Stanley Smith Stevens

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Stanley Smith Stevens (4 November 1906 – 18 January 1973)[1] was an American psychologist. He founded Harvard's Psycho-Acoustic Laboratory and introduced Stevens' power law. He also wrote an important textbook, the 1400+ page "Handbook of Experimental Psychology" (1951).

Life[change | change source]

He was born in Ogden, Utah to Stanely and Adeline (Smith) Stevens and educated in LDS-affiliated schools in Salt Lake City, Utah. He spent much of his childhood in the household of his grandfather Orson Smith. At the death of his parents in 1924, he spent the next 3 years on an LDS mission in Switzerland and Belgium. He attended the University of Utah from 1927 to 1929 and Stanford University for the next two years, graduating with an A.B. in psychology from Stanford in 1931. He married Maxine Leonard in 1930 and had a son, Peter Smith, in 1936.[2]

Works[change | change source]

     . PMID 17750512
      .

References[change | change source]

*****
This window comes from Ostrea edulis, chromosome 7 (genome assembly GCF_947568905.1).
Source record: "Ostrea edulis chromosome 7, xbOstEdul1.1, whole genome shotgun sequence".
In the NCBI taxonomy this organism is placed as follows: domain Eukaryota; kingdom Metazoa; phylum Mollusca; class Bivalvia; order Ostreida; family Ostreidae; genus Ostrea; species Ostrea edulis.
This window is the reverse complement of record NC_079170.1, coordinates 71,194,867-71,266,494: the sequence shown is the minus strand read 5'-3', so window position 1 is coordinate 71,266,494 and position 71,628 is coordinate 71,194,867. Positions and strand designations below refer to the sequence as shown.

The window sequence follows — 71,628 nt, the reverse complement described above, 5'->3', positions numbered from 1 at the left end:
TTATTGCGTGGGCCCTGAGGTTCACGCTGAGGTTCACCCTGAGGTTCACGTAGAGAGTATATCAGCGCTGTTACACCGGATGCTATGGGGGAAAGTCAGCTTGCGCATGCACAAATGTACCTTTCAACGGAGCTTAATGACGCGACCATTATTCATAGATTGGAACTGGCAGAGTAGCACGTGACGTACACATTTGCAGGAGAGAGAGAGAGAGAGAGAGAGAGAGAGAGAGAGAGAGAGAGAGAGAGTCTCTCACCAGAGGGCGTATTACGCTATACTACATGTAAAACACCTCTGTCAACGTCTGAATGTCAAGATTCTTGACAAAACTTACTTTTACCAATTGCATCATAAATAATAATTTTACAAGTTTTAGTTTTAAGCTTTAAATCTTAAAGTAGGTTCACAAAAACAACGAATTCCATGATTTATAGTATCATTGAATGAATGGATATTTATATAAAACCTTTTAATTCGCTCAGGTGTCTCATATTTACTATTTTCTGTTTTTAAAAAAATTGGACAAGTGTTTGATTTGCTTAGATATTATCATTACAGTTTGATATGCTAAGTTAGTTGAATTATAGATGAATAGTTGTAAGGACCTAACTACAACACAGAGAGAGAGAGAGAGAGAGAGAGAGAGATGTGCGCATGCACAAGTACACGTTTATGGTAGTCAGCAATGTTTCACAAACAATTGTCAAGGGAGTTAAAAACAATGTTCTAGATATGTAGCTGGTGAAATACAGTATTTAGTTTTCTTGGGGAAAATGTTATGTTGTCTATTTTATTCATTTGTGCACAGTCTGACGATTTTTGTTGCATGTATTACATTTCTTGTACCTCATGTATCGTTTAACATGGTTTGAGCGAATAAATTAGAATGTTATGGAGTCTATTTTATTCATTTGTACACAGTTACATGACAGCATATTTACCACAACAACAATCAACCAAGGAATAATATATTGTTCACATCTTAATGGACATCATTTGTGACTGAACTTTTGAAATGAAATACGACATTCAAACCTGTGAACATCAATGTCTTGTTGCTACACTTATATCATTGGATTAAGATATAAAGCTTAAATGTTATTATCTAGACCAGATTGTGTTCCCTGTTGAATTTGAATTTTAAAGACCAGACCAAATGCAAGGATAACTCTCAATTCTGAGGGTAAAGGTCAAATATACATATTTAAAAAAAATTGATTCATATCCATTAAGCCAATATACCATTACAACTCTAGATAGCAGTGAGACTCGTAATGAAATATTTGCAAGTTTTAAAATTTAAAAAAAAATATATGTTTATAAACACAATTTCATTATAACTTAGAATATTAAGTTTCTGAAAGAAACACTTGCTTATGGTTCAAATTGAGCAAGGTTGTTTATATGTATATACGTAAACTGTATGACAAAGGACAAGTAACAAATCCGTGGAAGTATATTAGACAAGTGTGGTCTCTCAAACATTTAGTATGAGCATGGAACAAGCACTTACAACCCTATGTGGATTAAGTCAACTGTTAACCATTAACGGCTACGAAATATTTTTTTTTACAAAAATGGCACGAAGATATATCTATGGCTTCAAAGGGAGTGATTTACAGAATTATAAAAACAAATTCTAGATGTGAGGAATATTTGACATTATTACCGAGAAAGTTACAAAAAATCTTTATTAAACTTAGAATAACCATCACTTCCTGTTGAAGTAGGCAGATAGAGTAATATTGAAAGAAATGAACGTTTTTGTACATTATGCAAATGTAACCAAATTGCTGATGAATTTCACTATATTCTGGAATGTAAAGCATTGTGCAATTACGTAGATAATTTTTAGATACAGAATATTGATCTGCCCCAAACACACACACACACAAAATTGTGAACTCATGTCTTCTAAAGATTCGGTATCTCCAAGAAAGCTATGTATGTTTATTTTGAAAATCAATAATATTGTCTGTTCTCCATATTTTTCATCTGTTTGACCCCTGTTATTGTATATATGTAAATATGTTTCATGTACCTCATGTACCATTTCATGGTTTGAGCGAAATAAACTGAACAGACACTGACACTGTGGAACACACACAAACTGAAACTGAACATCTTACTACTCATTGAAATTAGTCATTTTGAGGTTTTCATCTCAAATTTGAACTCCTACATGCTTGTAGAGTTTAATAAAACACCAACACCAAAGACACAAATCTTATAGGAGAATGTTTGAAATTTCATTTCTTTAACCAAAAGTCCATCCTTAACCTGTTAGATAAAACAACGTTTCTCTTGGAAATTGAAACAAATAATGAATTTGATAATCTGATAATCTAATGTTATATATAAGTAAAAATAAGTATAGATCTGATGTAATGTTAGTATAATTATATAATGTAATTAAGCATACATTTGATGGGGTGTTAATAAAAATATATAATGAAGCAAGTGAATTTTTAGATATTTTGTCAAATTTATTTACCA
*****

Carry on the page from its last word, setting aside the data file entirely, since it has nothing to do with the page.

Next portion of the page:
1. Miller, George A. (1975). Biographical Memoirs. 47. Washington, D.C.: The National Academies Press. p. 524. ISBN 978-0-309-02245-3 . http://books.nap.edu/openbook.php?record_id=570&page=424.
  2. American Journal of Psychology, 1974, Vol. 87, Issue Nom. 1-2, pp. 279-288
      . http://web.mit.edu/epl/StevensBiography.pdf.
  • Nicholson, I. (2000). "S.S. Stevens". In Alan E. Kazdin (Ed.), Encyclopedia of Psychology. Washington, DC: American Psychological Association Press. ISBN 978-1557981875
  • Nicholson, I. (2005). "From the Book of Mormon to the Operational Definition: The Existential Project of S.S. Stevens". In William Todd. Schultz (Ed.), Handbook of Psychobiography (pp. 285–298). New York: Oxford University Pres. ISBN 978-0195168273